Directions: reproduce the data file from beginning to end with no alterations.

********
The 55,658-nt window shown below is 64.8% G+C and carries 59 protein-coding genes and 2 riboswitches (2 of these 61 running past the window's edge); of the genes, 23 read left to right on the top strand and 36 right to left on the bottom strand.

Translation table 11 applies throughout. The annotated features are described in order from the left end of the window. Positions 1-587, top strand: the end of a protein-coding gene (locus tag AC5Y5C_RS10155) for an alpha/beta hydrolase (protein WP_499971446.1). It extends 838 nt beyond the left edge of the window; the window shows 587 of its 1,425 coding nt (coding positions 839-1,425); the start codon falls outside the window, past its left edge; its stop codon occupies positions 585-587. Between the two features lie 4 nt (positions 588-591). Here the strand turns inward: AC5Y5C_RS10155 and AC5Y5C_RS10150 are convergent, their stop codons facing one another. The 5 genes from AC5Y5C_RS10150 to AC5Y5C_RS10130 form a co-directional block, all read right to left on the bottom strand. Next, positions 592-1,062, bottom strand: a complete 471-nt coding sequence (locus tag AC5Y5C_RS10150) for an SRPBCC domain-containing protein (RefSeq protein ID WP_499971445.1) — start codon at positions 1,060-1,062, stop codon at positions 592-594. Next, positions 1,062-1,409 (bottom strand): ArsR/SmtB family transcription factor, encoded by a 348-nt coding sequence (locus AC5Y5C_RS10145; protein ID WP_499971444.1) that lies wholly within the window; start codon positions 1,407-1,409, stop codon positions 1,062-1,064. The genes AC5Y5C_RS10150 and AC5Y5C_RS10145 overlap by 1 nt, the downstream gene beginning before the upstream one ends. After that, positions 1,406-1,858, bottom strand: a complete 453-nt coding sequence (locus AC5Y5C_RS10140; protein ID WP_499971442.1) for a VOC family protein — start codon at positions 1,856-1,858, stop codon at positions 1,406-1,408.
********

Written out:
The 55,658-nt window shown below is 64.8% G+C and carries 59 protein-coding genes and 2 riboswitches (2 of these 61 running past the window's edge); of the genes, 23 read left to right on the top strand and 36 right to left on the bottom strand.

Translation table 11 applies throughout. The annotated features are described in order from the left end of the window. Positions 1-587, top strand: the end of a protein-coding gene (locus tag AC5Y5C_RS10155) for an alpha/beta hydrolase (protein WP_499971446.1). It extends 838 nt beyond the left edge of the window; the window shows 587 of its 1,425 coding nt (coding positions 839-1,425); the start codon falls outside the window, past its left edge; its stop codon occupies positions 585-587. Between the two features lie 4 nt (positions 588-591). Here the strand turns inward: AC5Y5C_RS10155 and AC5Y5C_RS10150 are convergent, their stop codons facing one another. The 5 genes from AC5Y5C_RS10150 to AC5Y5C_RS10130 form a co-directional block, all read right to left on the bottom strand. Next, positions 592-1,062, bottom strand: a complete 471-nt coding sequence (locus tag AC5Y5C_RS10150) for an SRPBCC domain-containing protein (RefSeq protein ID WP_499971445.1) — start codon at positions 1,060-1,062, stop codon at positions 592-594. Next, positions 1,062-1,409 (bottom strand): ArsR/SmtB family transcription factor, encoded by a 348-nt coding sequence (locus AC5Y5C_RS10145; protein ID WP_499971444.1) that lies wholly within the window; start codon positions 1,407-1,409, stop codon positions 1,062-1,064. The genes AC5Y5C_RS10150 and AC5Y5C_RS10145 overlap by 1 nt, the downstream gene beginning before the upstream one ends. After that, positions 1,406-1,858, bottom strand: a complete 453-nt coding sequence (locus AC5Y5C_RS10140; protein ID WP_499971442.1) for a VOC family protein — start codon at positions 1,856-1,858, stop codon at positions 1,406-1,408.